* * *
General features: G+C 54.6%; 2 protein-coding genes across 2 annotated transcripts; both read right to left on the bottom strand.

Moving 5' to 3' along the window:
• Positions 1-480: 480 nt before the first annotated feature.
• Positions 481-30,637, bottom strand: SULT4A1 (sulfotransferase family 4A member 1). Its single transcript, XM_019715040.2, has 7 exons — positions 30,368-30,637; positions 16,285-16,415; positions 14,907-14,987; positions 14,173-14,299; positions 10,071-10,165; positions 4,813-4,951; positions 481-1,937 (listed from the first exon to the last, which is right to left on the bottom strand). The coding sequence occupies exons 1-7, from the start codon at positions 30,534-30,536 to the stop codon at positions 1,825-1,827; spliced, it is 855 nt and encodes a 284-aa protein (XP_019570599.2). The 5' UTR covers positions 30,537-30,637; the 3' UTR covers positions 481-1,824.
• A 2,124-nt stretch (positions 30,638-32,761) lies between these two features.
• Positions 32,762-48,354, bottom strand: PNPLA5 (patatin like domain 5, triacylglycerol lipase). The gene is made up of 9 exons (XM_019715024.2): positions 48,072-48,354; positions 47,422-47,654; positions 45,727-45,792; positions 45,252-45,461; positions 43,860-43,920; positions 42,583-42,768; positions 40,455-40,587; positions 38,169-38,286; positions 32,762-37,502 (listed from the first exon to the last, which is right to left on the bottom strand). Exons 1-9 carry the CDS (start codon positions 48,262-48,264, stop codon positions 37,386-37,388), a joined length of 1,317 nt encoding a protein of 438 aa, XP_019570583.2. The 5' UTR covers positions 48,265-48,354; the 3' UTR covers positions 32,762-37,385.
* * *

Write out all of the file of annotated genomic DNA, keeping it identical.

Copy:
General features: G+C 54.6%; 2 protein-coding genes across 2 annotated transcripts; both read right to left on the bottom strand.

Moving 5' to 3' along the window:
• Positions 1-480: 480 nt before the first annotated feature.
• Positions 481-30,637, bottom strand: SULT4A1 (sulfotransferase family 4A member 1). Its single transcript, XM_019715040.2, has 7 exons — positions 30,368-30,637; positions 16,285-16,415; positions 14,907-14,987; positions 14,173-14,299; positions 10,071-10,165; positions 4,813-4,951; positions 481-1,937 (listed from the first exon to the last, which is right to left on the bottom strand). The coding sequence occupies exons 1-7, from the start codon at positions 30,534-30,536 to the stop codon at positions 1,825-1,827; spliced, it is 855 nt and encodes a 284-aa protein (XP_019570599.2). The 5' UTR covers positions 30,537-30,637; the 3' UTR covers positions 481-1,824.
• A 2,124-nt stretch (positions 30,638-32,761) lies between these two features.
• Positions 32,762-48,354, bottom strand: PNPLA5 (patatin like domain 5, triacylglycerol lipase). The gene is made up of 9 exons (XM_019715024.2): positions 48,072-48,354; positions 47,422-47,654; positions 45,727-45,792; positions 45,252-45,461; positions 43,860-43,920; positions 42,583-42,768; positions 40,455-40,587; positions 38,169-38,286; positions 32,762-37,502 (listed from the first exon to the last, which is right to left on the bottom strand). Exons 1-9 carry the CDS (start codon positions 48,262-48,264, stop codon positions 37,386-37,388), a joined length of 1,317 nt encoding a protein of 438 aa, XP_019570583.2. The 5' UTR covers positions 48,265-48,354; the 3' UTR covers positions 32,762-37,385.